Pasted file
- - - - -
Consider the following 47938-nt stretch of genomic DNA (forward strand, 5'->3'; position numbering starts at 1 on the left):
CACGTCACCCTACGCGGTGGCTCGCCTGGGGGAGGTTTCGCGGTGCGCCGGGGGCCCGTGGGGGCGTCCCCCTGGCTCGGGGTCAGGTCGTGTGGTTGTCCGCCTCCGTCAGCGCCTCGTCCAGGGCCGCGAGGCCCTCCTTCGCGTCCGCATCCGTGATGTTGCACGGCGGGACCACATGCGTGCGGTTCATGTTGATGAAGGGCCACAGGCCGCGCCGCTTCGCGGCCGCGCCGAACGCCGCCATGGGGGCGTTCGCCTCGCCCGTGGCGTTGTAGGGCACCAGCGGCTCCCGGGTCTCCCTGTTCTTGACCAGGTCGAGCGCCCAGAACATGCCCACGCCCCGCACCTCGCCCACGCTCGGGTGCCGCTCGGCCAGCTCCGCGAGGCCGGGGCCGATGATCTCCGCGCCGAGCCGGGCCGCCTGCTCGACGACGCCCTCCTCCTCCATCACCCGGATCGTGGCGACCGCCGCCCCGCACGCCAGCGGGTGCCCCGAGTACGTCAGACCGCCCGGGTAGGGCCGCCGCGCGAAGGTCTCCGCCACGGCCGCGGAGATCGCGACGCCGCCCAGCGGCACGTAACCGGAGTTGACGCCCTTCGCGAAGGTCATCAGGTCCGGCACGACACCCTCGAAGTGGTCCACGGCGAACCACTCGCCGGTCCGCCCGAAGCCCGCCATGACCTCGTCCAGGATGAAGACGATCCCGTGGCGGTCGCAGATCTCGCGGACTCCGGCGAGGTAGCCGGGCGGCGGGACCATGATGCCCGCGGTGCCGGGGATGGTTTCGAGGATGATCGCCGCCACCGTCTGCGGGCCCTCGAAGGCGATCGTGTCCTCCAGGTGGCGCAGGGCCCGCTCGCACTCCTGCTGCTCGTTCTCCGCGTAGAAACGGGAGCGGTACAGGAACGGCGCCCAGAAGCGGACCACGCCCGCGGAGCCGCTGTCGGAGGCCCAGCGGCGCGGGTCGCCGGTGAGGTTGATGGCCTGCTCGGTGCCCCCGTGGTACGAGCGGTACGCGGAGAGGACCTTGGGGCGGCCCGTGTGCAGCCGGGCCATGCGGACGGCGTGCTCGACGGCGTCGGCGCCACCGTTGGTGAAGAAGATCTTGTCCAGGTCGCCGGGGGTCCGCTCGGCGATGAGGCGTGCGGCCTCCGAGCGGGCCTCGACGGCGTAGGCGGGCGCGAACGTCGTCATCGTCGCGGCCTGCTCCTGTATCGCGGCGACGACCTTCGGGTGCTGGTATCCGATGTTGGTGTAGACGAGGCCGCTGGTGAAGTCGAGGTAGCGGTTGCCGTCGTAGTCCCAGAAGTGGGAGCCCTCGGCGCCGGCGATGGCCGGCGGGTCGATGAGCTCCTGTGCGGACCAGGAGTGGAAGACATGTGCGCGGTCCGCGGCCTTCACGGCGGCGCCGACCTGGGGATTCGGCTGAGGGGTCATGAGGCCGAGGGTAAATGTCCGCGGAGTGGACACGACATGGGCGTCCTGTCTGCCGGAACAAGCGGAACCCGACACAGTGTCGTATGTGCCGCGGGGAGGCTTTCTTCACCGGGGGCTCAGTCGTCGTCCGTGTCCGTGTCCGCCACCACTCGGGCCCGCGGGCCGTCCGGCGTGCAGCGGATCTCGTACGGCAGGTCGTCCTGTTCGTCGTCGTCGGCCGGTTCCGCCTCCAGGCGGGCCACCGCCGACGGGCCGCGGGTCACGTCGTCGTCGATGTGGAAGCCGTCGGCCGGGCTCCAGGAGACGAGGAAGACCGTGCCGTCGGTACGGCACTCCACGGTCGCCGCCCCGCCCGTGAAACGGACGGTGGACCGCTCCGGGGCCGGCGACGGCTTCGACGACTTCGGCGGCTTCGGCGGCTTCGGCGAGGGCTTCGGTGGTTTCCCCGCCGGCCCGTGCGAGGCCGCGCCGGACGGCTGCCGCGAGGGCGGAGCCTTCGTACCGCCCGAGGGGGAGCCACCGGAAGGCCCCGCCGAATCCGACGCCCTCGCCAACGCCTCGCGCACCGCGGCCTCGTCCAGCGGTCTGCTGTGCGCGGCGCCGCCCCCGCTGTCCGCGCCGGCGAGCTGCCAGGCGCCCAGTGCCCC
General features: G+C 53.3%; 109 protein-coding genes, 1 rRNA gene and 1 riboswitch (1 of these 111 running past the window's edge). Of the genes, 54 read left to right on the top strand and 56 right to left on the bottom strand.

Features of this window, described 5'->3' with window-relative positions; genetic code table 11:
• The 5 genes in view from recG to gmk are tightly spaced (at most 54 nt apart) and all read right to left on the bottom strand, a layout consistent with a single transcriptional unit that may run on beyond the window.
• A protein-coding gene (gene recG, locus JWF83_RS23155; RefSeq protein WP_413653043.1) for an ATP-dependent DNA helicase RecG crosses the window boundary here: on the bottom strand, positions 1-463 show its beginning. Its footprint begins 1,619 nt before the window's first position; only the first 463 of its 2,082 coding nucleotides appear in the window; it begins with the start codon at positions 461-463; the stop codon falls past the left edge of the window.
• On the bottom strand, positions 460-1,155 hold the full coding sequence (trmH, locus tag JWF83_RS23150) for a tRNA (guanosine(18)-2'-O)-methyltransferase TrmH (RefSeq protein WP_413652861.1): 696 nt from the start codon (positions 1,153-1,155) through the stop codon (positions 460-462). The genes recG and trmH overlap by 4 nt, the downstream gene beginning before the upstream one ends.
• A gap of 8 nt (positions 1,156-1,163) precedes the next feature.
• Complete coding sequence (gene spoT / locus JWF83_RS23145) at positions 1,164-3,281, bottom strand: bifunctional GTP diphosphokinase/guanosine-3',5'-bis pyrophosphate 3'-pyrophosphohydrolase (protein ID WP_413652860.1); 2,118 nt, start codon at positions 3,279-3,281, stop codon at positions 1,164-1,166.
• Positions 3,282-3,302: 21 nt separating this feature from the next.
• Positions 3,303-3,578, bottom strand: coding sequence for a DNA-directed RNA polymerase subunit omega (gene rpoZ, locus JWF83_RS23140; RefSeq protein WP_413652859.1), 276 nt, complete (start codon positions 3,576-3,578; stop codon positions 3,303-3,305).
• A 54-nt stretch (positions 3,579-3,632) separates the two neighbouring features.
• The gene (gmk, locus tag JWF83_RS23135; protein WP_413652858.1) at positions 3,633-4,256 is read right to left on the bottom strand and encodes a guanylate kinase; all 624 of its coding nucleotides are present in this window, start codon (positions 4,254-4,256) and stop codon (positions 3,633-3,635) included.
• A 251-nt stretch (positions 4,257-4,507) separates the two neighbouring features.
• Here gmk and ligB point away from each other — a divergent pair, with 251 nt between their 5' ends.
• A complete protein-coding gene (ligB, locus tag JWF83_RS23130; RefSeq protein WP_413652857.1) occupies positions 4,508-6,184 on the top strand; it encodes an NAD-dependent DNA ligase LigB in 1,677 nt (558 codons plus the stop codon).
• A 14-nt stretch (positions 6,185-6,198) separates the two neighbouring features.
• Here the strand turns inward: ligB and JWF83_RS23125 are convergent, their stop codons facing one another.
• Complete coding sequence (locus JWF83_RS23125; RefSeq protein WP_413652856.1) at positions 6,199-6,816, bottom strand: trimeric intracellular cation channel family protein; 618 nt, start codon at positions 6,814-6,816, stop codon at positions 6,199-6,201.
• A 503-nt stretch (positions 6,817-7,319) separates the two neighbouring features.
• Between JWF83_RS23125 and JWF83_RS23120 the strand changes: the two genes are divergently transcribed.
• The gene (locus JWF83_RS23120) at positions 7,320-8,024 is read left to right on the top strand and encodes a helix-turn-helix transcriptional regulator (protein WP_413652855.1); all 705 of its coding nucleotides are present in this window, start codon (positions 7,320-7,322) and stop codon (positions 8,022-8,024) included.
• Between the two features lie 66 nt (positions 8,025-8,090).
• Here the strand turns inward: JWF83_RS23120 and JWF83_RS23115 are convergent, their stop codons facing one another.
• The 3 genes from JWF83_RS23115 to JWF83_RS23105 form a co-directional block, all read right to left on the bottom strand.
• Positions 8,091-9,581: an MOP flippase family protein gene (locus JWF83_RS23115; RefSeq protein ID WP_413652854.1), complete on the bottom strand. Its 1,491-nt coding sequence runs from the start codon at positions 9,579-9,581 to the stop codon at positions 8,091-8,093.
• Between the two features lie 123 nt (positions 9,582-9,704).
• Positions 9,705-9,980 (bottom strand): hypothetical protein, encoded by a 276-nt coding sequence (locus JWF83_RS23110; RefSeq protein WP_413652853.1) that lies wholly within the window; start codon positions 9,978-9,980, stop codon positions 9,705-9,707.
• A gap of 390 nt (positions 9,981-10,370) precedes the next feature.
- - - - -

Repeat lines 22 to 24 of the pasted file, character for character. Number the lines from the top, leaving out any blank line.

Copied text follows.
• The gene (locus JWF83_RS23120) at positions 7,320-8,024 is read left to right on the top strand and encodes a helix-turn-helix transcriptional regulator (protein WP_413652855.1); all 705 of its coding nucleotides are present in this window, start codon (positions 7,320-7,322) and stop codon (positions 8,022-8,024) included.
• Between the two features lie 66 nt (positions 8,025-8,090).
• Here the strand turns inward: JWF83_RS23120 and JWF83_RS23115 are convergent, their stop codons facing one another.